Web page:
Profiles of the people who make or influence communications policy.
The National Telecommunications and Information Administration (NTIA) established the Office of Internet Connectivity and Growth (OICG) and the Office of Minority Broadband Initiatives (OMBI). The changes to NTIA’s organizational structure were adopted on August 13, 2021, in a new Department Organization Order (DOO), which replaced a previous DOO dated September 2012.
This is a historic time for broadband investment. The COVID-19 pandemic has exposed the high costs of being offline. In response, Congress, over the past year, passed two laws—the Consolidated Appropriations Act and the American Rescue Plan—with an unprecedented amount of funding devoted to promoting digital equity. Communities should be engaged now to help craft long-term connectivity goals and ensure that diverse voices are part of the discussion—and that’s our job.
Benton Institute for Broadband & Society Executive Director Adrianne B. Furniss named John Horrigan the new Benton Senior Fellow. Horrigan has been a regular contributor to Benton’s Digital beat blog in recent years. He is a national expert on technology adoption, digital inclusion, and evaluating the outcomes and impacts of programs designed to promote communications technology adoption and use. He served at the Federal Communications Commission as a member of the leadership team for the development of the National Broadband Plan.
A key goal for President Joe Biden is to expand broadband access to everyone in America. Since at least November, he's been laying the groundwork with Congressional Democrats to increase federal broadband spending to improve both access and affordability so people stay online during the pandemic in the short term — and to help rebuild the nation's economy going forward. Key panels in each chamber of Congress will likely play an important role in shaping any legislative efforts.
On January 20, John G. Roberts, Jr., the Chief Justice of the United States Supreme Court, swore in President Joseph R. Biden, Jr. In the (few) hours since, President Biden has been very busy. On Thursday, we learned who will be heading the key agencies with jurisdiction over broadband as President Biden named the acting leaders of the Federal Communications Commission, the National Telecommunications and Information Administration, and the Federal Trade Commission. Here's a look at all three.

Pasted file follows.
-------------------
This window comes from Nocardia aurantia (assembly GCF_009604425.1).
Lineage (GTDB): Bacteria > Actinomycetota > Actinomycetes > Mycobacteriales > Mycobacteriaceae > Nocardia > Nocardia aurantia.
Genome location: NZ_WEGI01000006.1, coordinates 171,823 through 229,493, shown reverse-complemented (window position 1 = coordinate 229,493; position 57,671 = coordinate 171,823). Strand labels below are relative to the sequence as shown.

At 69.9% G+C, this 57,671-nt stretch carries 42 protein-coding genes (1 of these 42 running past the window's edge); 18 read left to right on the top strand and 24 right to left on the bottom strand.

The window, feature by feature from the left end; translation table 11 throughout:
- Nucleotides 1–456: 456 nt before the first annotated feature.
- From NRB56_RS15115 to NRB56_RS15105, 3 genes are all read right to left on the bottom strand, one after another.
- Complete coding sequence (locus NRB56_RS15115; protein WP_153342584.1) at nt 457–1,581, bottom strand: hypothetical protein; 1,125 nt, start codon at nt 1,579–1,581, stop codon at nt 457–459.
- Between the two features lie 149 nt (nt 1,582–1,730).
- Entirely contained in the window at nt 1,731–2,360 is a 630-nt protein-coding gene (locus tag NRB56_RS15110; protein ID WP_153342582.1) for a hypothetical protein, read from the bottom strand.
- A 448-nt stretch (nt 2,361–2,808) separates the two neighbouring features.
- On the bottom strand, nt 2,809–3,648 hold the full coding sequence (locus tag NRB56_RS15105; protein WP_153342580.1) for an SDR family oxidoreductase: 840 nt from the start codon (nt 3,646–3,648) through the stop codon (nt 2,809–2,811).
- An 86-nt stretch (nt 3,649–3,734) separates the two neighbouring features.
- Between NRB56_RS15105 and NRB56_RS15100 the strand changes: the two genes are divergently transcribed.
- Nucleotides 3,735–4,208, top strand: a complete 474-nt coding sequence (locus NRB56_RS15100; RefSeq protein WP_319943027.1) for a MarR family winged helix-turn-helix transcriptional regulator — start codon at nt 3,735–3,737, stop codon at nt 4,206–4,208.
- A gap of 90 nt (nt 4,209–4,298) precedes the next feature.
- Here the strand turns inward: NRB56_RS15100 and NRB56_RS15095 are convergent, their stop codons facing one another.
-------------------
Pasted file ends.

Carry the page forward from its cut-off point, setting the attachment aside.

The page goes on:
I am honored to be designated as the Acting Chairwoman of the Federal Communications Commission by President Biden. I thank the President for the opportunity to lead an agency with such a vital mission and talented staff. It is a privilege to serve the American people and work on their behalf to expand the reach of communications opportunity in the digital age.
The Benton Institute for Broadband & Society welcomed David Dodson to its Board of Directors. Dodson is the former president and a current Senior Fellow at MDC, a North Carolina-based nonprofit “think tank with muddy boots,” focused on helping the South become a place where all people can thrive. "For nearly forty years David has worked to advance economic opportunity and social mobility for people and communities struggling to realize the American Dream," said Benton Executive Director Adrianne B.
The Benton Institute for Broadband & Society announced the appointment of two new board members, Denise Linn Riedl and Leon Wilson. Mayor Pete Buttigieg named Denise Linn Riedl the Chief Innovation Officer for the City of South Bend (IN) at the end of January 2019. Previously, Linn Riedl was in charge of Ecosystem Development at Chicago’s City Tech Collaborative.
Representative John Lewis (D-GA), a son of sharecroppers and an apostle of nonviolence who was bloodied at Selma and across the Jim Crow South in the historic struggle for racial equality, and who then carried a mantle of moral authority into Congress, died on July 17. He was 80. On the front lines of the bloody campaign to end Jim Crow laws, with blows to his body and a fractured skull to prove it, Lewis was a valiant stalwart of the civil rights movement and the last surviving speaker from the March on Washington for Jobs and Freedom in 1963.
Seventy-five years ago, in October 1944, my grandfather, William Benton, delivered a clarion call in the pages of Forbes magazine by articulating a forward-looking agenda on behalf of a coalition of business leaders (“the capitalists who cared enough about the system to save it”) to deliver a more peaceful and prosperous American future in the (then-expected) wake of winning World War II. William Benton recognized that American progress rested on the connection between economic opportunity and democracy.